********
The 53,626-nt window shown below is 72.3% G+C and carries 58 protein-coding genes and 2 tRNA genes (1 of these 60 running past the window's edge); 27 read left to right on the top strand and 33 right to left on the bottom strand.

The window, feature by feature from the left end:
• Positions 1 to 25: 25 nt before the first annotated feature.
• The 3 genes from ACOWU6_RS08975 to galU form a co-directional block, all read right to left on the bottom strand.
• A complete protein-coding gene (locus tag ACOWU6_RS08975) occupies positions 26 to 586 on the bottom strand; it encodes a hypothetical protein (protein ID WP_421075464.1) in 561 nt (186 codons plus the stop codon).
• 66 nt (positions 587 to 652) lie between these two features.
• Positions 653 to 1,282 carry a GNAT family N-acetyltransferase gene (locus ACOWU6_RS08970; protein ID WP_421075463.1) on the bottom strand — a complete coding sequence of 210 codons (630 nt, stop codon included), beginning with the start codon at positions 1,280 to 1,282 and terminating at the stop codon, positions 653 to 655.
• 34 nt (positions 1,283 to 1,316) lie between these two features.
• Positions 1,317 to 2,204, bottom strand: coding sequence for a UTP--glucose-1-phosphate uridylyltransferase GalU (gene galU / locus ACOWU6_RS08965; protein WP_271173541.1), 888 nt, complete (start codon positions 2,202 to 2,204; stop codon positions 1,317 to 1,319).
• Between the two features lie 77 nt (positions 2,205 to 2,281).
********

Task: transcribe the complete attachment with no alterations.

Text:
The 53,626-nt window shown below is 72.3% G+C and carries 58 protein-coding genes and 2 tRNA genes (1 of these 60 running past the window's edge); 27 read left to right on the top strand and 33 right to left on the bottom strand.

The window, feature by feature from the left end:
• Positions 1 to 25: 25 nt before the first annotated feature.
• The 3 genes from ACOWU6_RS08975 to galU form a co-directional block, all read right to left on the bottom strand.
• A complete protein-coding gene (locus tag ACOWU6_RS08975) occupies positions 26 to 586 on the bottom strand; it encodes a hypothetical protein (protein ID WP_421075464.1) in 561 nt (186 codons plus the stop codon).
• 66 nt (positions 587 to 652) lie between these two features.
• Positions 653 to 1,282 carry a GNAT family N-acetyltransferase gene (locus ACOWU6_RS08970; protein ID WP_421075463.1) on the bottom strand — a complete coding sequence of 210 codons (630 nt, stop codon included), beginning with the start codon at positions 1,280 to 1,282 and terminating at the stop codon, positions 653 to 655.
• 34 nt (positions 1,283 to 1,316) lie between these two features.
• Positions 1,317 to 2,204, bottom strand: coding sequence for a UTP--glucose-1-phosphate uridylyltransferase GalU (gene galU / locus ACOWU6_RS08965; protein WP_271173541.1), 888 nt, complete (start codon positions 2,202 to 2,204; stop codon positions 1,317 to 1,319).
• Between the two features lie 77 nt (positions 2,205 to 2,281).